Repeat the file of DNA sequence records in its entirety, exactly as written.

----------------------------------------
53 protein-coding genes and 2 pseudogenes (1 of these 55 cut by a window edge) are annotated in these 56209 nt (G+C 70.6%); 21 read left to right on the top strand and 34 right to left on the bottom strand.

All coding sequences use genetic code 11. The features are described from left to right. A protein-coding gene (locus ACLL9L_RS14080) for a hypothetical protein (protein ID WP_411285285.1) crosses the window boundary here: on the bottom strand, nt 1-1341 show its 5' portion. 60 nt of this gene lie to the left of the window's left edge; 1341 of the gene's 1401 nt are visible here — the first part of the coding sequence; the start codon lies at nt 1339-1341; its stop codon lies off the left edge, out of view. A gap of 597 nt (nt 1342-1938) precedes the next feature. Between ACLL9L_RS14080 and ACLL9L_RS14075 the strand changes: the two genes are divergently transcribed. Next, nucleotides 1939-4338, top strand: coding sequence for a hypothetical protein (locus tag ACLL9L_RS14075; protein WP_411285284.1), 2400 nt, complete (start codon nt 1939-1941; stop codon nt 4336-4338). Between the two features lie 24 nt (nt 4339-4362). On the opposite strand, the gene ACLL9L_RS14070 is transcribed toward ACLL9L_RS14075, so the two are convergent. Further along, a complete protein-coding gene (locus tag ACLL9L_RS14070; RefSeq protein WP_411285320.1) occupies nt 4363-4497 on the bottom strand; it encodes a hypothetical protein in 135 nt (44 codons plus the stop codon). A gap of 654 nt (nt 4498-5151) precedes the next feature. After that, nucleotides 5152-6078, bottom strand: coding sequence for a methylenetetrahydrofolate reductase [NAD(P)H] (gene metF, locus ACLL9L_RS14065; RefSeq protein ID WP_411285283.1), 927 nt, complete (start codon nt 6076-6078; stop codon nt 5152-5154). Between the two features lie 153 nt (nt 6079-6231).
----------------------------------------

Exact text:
53 protein-coding genes and 2 pseudogenes (1 of these 55 cut by a window edge) are annotated in these 56209 nt (G+C 70.6%); 21 read left to right on the top strand and 34 right to left on the bottom strand.

All coding sequences use genetic code 11. The features are described from left to right. A protein-coding gene (locus ACLL9L_RS14080) for a hypothetical protein (protein ID WP_411285285.1) crosses the window boundary here: on the bottom strand, nt 1-1341 show its 5' portion. 60 nt of this gene lie to the left of the window's left edge; 1341 of the gene's 1401 nt are visible here — the first part of the coding sequence; the start codon lies at nt 1339-1341; its stop codon lies off the left edge, out of view. A gap of 597 nt (nt 1342-1938) precedes the next feature. Between ACLL9L_RS14080 and ACLL9L_RS14075 the strand changes: the two genes are divergently transcribed. Next, nucleotides 1939-4338, top strand: coding sequence for a hypothetical protein (locus tag ACLL9L_RS14075; protein WP_411285284.1), 2400 nt, complete (start codon nt 1939-1941; stop codon nt 4336-4338). Between the two features lie 24 nt (nt 4339-4362). On the opposite strand, the gene ACLL9L_RS14070 is transcribed toward ACLL9L_RS14075, so the two are convergent. Further along, a complete protein-coding gene (locus tag ACLL9L_RS14070; RefSeq protein WP_411285320.1) occupies nt 4363-4497 on the bottom strand; it encodes a hypothetical protein in 135 nt (44 codons plus the stop codon). A gap of 654 nt (nt 4498-5151) precedes the next feature. After that, nucleotides 5152-6078, bottom strand: coding sequence for a methylenetetrahydrofolate reductase [NAD(P)H] (gene metF, locus ACLL9L_RS14065; RefSeq protein ID WP_411285283.1), 927 nt, complete (start codon nt 6076-6078; stop codon nt 5152-5154). Between the two features lie 153 nt (nt 6079-6231).